Brothas Be, Yo Like George, Ain’t That Funkin’ Kinda Hard On You? by George Clinton with Ben Greenman:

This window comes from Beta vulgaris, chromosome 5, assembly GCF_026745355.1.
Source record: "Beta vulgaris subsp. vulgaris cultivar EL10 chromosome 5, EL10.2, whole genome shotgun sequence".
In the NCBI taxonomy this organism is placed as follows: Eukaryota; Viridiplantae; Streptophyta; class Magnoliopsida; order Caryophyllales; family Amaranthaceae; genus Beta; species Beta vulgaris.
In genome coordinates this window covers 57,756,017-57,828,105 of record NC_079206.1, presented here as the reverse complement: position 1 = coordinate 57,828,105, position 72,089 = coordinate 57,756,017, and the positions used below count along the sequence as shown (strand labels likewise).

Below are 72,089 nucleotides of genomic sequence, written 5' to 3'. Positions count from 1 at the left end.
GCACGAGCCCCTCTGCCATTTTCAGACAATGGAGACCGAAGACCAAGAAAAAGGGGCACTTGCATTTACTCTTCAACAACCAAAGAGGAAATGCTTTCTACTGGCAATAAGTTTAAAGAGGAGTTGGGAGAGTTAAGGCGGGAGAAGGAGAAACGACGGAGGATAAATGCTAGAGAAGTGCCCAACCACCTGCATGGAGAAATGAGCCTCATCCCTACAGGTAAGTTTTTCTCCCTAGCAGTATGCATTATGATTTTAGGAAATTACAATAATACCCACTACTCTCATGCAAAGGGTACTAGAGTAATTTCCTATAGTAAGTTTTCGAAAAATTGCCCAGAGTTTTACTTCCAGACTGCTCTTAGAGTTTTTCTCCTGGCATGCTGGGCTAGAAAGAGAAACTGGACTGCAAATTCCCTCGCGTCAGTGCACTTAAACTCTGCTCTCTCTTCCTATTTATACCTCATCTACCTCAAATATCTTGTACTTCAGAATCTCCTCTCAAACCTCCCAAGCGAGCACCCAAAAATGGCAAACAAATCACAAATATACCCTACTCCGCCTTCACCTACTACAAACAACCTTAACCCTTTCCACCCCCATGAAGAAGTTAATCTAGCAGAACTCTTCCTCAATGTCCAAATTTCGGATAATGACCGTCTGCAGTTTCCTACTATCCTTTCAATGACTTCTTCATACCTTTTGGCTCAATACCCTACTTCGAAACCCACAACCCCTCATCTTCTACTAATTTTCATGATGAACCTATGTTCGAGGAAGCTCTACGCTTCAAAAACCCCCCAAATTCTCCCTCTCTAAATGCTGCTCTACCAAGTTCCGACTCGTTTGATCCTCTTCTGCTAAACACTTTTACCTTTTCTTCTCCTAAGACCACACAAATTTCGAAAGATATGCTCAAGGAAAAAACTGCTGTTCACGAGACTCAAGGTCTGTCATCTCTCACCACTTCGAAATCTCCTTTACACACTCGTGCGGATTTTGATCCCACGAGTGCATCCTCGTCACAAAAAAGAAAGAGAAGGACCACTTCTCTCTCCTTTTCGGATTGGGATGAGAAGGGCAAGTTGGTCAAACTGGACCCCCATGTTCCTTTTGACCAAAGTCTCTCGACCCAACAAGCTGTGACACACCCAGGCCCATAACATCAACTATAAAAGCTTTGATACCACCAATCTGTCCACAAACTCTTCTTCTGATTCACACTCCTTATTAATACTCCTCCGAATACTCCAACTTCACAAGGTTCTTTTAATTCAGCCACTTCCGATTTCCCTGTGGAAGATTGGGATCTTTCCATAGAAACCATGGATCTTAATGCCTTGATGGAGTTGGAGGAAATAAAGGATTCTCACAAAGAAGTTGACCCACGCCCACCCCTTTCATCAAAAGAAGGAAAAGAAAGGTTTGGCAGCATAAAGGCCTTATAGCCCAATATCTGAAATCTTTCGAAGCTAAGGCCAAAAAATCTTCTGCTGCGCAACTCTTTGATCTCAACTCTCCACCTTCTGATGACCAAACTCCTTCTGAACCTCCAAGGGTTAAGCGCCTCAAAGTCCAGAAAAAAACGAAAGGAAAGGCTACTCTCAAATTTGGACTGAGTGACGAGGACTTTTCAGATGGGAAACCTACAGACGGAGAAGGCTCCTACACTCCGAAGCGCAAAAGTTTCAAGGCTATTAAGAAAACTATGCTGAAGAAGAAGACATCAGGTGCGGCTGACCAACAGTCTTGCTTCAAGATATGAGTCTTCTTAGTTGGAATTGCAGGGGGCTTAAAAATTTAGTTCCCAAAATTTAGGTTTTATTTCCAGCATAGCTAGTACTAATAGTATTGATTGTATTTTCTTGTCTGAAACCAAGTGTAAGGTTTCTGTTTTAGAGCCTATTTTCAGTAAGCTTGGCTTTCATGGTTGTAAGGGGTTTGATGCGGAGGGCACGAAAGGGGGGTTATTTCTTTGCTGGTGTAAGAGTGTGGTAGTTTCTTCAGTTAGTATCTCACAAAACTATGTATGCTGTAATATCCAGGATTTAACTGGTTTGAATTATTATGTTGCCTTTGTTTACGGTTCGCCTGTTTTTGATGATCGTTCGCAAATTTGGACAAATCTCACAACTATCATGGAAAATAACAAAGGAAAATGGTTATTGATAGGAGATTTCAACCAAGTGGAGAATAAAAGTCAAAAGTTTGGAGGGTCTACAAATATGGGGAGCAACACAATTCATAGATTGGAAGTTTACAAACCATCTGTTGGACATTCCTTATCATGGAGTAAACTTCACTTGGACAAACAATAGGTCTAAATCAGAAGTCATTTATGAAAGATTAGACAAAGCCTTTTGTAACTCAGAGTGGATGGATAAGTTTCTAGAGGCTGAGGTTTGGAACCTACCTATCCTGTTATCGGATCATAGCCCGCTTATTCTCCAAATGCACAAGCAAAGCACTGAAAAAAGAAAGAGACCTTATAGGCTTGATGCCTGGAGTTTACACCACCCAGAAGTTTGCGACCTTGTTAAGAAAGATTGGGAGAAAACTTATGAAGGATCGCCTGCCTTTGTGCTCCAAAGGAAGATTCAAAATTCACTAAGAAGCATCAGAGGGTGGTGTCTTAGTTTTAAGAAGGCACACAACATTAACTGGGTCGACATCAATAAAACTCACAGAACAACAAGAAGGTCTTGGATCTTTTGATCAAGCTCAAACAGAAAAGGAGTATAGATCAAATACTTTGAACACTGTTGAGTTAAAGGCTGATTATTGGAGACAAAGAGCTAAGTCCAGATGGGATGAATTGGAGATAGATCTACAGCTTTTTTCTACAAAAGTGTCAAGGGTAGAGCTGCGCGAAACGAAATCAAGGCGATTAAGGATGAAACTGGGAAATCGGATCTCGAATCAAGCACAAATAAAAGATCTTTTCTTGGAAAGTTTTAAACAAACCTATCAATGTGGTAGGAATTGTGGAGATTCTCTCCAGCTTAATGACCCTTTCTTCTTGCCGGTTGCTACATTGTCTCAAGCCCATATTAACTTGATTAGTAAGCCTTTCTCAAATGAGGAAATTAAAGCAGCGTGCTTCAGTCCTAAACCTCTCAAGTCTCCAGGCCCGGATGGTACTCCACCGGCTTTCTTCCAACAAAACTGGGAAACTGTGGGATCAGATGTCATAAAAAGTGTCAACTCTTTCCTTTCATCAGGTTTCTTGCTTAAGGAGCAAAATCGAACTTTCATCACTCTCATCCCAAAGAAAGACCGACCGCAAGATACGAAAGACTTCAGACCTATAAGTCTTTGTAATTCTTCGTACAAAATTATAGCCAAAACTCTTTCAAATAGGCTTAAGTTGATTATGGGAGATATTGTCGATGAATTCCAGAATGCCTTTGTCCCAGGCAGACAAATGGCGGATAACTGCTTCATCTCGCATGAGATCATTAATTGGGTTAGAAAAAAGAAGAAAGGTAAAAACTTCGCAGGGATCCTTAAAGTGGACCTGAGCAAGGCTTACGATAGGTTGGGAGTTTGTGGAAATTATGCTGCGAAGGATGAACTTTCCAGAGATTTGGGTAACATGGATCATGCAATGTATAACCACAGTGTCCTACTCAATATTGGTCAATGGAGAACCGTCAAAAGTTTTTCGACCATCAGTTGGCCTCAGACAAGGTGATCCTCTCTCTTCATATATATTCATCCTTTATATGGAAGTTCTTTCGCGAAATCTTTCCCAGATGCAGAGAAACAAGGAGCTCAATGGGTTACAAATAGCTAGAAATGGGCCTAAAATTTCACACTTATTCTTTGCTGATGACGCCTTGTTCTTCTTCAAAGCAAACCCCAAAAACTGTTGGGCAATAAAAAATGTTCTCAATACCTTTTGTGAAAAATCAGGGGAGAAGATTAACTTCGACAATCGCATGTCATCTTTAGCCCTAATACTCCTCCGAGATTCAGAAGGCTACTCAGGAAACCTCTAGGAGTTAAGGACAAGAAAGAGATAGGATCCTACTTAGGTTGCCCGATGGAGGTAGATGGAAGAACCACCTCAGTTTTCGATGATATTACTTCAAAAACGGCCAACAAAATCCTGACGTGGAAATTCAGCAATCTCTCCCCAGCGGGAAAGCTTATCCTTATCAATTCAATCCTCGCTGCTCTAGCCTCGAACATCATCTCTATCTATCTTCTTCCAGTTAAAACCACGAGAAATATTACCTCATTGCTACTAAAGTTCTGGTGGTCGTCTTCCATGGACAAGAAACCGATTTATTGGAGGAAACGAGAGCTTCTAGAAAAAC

An airport hangar is a strange place to rehearse, even if you do have a spaceship. It was absolutely cavernous, to the point where Bootsy could be down at one end with his band and we could be at the other with the spaceship, and we could both be playing and we wouldn’t interfere with each other. Down on our end, we had basically built the stage out to look as it would on tour. The P-Funk stage equipment had come from Aerosmith, who had retired it in 1976. We had a kind of indirect history with them: Bernie had played with Joey Kramer in Chubby and the Turnpikes, and we ended up having the same manager for a minute. I saw them as a funk band, strangely enough—they played loose and with rhythm, which you can hear in a later song like “Rag Doll.” The only other rock band capable of that was Led Zeppelin, and only onstage: when they went into the studio they started tinkering with effects and complexity. And the ship—well, it was all I had hoped for and more. It looked like some kind of unholy cross between and American car from the late fifties and early sixties, a piece of equipment from a children’s playground, and a giant insect. It was awesome. I went into a black box, sort of like a magician’s cabinet, at the base of the ship, came up via an elevator, and then, as smoke and lights went crazy, appeared at the top of the steps. It made for quite an entrance. Soul music had never seen anything like it—for matter, neither had rock and roll. It was like a Broadway show in the most elaborate sense, or what Las Vegas would become decades later.